09/17/2014 12:41 EDT | Updated 06/16/2017 00:55 EDT

How Can Canada Help the Unemployed? Focus on Colleges

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The most recent report from the Organization for Economic Co-operation and Development (OECD) has once again confirmed that Canada's colleges are responsible for the country's impressive post-secondary success rates.

The OECD report, "Education at a Glance, 2014," found more adult Canadians have a post-secondary education than in any other country in the developing world. And it credited this to Canada's robust college system.

The report is the latest evidence that shows a fundamental shift in the way people view post-secondary education. Growing numbers of students and parents feel it is essential that higher education lead to career success.

That's why record numbers of students are choosing college.

Full-time college enrollment has grown significantly in recent years, with Ontario's colleges currently serving more than 220,000 full-time students and 300,000 part-time students and clients. Students are taking programs that prepare them for a variety of careers, including advertising, business, paramedicine, hospitality, game development, biotechnology and much more.

Our programs are aligned with the new economy. Key Performance Indicators that are independently gathered each year for the provincial government show that -- even in this current economy -- more than 84 per cent of Ontario college graduates find work within six months of graduation.

Andreas Schleicher, the OECD's director of education and skills, was quoted in the Toronto Star saying the many opportunities to pursue a post-secondary education in Canada are one of the system's strengths.

That is truer than ever today. In fact, Ontario has seen a huge increase in the number of students pursuing a combination of both college and university education. In the last five years, the number of university graduates enrolled in Ontario's colleges has increased more than 40 per cent.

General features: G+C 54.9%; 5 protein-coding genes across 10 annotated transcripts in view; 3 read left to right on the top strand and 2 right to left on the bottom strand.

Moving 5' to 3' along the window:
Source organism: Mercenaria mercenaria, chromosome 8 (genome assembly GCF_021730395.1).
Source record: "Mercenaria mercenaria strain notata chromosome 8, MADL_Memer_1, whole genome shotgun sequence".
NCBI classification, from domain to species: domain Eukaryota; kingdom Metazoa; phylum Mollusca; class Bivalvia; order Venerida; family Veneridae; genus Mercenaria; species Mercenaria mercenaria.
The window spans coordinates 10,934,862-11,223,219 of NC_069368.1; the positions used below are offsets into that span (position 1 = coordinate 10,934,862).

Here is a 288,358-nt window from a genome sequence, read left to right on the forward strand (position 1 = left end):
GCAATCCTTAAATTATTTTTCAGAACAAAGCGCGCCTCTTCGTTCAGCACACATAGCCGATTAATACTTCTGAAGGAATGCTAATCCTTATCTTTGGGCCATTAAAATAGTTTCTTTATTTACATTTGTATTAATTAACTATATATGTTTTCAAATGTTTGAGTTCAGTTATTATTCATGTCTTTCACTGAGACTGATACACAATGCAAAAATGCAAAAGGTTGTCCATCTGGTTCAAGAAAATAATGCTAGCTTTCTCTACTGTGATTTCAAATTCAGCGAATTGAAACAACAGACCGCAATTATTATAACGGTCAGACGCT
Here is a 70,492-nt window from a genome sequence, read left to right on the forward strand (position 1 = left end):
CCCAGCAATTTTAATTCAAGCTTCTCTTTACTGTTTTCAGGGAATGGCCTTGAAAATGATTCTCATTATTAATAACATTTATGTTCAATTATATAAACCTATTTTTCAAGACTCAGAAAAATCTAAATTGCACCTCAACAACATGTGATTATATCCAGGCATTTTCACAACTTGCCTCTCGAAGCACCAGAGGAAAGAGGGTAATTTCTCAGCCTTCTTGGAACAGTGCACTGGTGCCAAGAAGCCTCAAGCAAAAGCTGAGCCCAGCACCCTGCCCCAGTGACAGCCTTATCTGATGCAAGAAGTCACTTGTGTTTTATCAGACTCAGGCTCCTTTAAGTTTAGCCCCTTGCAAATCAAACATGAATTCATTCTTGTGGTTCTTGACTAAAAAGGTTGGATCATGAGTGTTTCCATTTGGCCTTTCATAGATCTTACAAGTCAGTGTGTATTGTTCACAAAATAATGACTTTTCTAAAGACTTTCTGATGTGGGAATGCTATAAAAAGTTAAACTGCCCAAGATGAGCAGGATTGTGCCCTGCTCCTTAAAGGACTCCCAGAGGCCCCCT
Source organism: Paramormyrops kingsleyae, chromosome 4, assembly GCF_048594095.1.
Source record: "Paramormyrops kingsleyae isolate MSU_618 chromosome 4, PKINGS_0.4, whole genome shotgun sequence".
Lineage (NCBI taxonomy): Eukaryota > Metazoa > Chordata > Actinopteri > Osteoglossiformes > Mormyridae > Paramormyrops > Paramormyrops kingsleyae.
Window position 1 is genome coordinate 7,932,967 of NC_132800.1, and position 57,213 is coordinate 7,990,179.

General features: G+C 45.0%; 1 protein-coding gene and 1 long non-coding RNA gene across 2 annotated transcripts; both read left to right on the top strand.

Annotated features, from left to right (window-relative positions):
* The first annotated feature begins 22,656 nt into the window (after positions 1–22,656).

These students are captured in Statistics Canada data as university grads only, but in point of fact many get the jobs that lead them to good careers after coming back to college and supplementing their university credential with a college one.

With youth unemployment and underemployment remaining at stubbornly high levels, Canada must build on the success of its college system.

In Ontario, one of the most significant changes that government can make is to expand the range of career-specific degree programs at colleges.

Currently, Ontario's post-secondary system is not keeping up with other countries. In most OECD nations, people that graduate from three-year post-secondary programs are awarded degrees.

In Ontario, however, graduates of the three-year college programs must be awarded diplomas -- even though many of those programs are already aligned with provincial and international standards for baccalaureate education.

Students in Ontario should have more opportunities to pursue cost-effective and efficient degree programs with a career-specific focus. Ontario should allow colleges to offer three-year degrees, and expand the range of four-year degree programs that are already in place at many colleges.

Colleges are central to the country's economic success. Our colleges are ready to play a larger role in helping greater numbers of young people find rewarding careers.